By Brittany Meiling The San Diego Union-Tribune
WWR Article Summary (tl;dr) A recent boom in the cannabis industry has driven a need to find cheaper and faster way of getting THC and CBD. As Brittany Meiling reports, whoever figures it out first will have a valuable commodity on their hands.
Scientists are hustling on behalf of the weed industry to find new ways to produce the most valuable compounds in marijuana, ditching greenhouses in favor of big steel vats of yeast that can 'brew' cannabis like Budweiser brews beer.
The science, once brought to market, would be a goldmine for those who perfect it, giving two separate industries, pharma and legal weed, stable, potent and cheap sources of the ingredients they need.
Right now, the industry's two most in-demand ingredients are THC, the compound in marijuana that gets you high, and CBD, another cannabis compound used for its medicinal effect.
Today, we get those compounds by growing weed plants in large greenhouses, then extracting and isolating the active ingredients. It's a big, dirty and expensive process.
A recent boom in the cannabis industry, however, has driven a need to find cheaper and faster way of getting THC and CBD.
Legal weed in particular has increased demand for products that will appeal to non-smokers. Instead of the traditional lump of dried green "flower," pot dispensaries are selling everything from oils, foods and drinks infused with THC and CBD.
The food and drink items (called "edibles") have seen significant growth in recent years, now making up 40 percent of dispensaries' marijuana sales, according to some estimates. They can't grow cannabis fast enough, which is why scientists are trying to produce it in labs.
And biotech companies are trying to deliver.
Instead of growing actual plants, these researchers have found a way to get yeast to do the dirty work.
In the simplest terms, scientists insert the genes of a cannabis plant into the DNA of yeast. These mutant strains of yeast then manufacture cannabinoids like THC and CBD, only asking for copious amounts of sugar in return.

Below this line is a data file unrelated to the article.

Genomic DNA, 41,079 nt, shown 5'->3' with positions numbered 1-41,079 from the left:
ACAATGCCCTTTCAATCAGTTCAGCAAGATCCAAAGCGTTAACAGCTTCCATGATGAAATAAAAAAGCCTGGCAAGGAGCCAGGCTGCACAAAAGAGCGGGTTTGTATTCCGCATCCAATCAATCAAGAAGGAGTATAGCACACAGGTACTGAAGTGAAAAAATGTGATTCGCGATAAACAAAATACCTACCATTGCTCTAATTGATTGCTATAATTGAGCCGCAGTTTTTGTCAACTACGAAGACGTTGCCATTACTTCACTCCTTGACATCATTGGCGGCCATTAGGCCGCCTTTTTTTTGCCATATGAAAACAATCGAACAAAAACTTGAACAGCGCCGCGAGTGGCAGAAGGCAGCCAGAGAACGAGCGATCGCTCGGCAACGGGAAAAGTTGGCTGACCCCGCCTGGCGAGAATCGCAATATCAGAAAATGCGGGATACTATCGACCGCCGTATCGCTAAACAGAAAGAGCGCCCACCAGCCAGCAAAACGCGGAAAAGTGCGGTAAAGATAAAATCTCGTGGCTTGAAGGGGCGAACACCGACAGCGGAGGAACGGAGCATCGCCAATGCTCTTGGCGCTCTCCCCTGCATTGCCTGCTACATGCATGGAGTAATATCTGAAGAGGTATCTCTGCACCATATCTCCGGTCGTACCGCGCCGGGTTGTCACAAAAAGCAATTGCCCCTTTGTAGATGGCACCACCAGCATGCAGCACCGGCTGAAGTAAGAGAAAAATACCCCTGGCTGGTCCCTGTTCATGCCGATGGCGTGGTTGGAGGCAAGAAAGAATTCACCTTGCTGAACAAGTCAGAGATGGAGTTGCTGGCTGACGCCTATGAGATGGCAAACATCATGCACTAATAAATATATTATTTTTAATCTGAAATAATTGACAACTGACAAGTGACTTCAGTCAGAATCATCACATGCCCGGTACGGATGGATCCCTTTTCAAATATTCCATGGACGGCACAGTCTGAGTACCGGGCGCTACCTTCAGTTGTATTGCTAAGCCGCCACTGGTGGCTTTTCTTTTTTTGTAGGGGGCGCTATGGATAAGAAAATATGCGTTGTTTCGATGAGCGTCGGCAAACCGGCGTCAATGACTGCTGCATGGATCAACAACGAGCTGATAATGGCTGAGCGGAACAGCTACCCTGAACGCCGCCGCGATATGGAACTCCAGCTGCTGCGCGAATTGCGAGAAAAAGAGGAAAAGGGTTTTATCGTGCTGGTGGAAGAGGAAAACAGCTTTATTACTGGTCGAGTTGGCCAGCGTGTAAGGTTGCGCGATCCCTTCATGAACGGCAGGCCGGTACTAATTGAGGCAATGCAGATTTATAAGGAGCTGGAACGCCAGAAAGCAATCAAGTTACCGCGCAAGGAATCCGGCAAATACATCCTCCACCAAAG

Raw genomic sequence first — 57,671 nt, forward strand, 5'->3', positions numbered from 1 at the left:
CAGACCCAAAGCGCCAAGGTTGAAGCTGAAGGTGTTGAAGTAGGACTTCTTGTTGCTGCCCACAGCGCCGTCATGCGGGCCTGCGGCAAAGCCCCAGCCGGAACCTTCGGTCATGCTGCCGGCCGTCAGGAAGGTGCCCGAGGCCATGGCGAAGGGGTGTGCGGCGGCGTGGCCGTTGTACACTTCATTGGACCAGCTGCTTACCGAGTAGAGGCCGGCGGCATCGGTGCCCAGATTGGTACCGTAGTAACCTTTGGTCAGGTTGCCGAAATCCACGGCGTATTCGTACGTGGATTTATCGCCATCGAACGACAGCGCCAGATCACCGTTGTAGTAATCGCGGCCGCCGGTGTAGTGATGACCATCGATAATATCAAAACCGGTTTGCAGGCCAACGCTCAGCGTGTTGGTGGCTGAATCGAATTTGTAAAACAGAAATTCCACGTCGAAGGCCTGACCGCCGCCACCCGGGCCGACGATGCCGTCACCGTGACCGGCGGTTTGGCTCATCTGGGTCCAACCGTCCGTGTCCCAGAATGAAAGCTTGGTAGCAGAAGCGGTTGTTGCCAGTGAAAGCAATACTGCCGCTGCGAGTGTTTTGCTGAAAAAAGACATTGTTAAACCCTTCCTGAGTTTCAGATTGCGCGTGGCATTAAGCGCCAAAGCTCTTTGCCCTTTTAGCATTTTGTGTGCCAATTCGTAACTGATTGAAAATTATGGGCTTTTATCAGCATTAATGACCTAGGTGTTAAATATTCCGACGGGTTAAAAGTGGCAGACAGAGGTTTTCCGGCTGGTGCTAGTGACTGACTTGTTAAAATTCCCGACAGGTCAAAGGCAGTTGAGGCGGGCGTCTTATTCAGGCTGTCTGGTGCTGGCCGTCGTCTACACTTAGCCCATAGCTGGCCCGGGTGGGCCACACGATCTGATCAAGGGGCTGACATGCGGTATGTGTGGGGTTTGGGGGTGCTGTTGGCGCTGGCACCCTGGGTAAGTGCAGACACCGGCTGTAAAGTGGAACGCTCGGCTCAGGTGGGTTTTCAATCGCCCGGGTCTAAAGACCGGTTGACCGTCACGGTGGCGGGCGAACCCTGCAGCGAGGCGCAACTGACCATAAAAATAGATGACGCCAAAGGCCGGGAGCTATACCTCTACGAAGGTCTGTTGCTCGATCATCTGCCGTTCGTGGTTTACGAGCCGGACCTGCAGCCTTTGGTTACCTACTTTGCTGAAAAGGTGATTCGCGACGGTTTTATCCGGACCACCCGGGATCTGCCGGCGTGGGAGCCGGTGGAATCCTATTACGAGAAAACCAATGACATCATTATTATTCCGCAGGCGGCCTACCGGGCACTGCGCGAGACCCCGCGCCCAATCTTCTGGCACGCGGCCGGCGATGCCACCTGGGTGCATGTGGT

This type of bioreactor isn't a new idea; yeast and other organisms have long been used to create and isolate drugs and substances. But using yeast to produce specific cannabinoids is a new branch of the science, and those in the field are still sorting out how to manufacture the stuff at an industrial scale. Whoever figures it out first will have a valuable commodity on their hands.
San Diego has two startups working in this space: Librede, an early entrant that got started back in 2013 (and has two issued patents to its name, and one pending), and CB Therapeutics, a rising star in the startup world for landing among finalists in a recent TechCrunch pitch competition (patents pending).
The two companies have been fighting naysayers from the start, they say, struggling to get investors to understand the value of cannabinoid biofactory.
"I was pitching this idea in San Diego a few years ago, and it's funny how things change," said 31-year-old Sher Ali Butt, co-founder and CEO at CB Therapeutics. "Before legalization in California, nobody wanted to even take my phone call. I would go places and people would laugh me out of the room."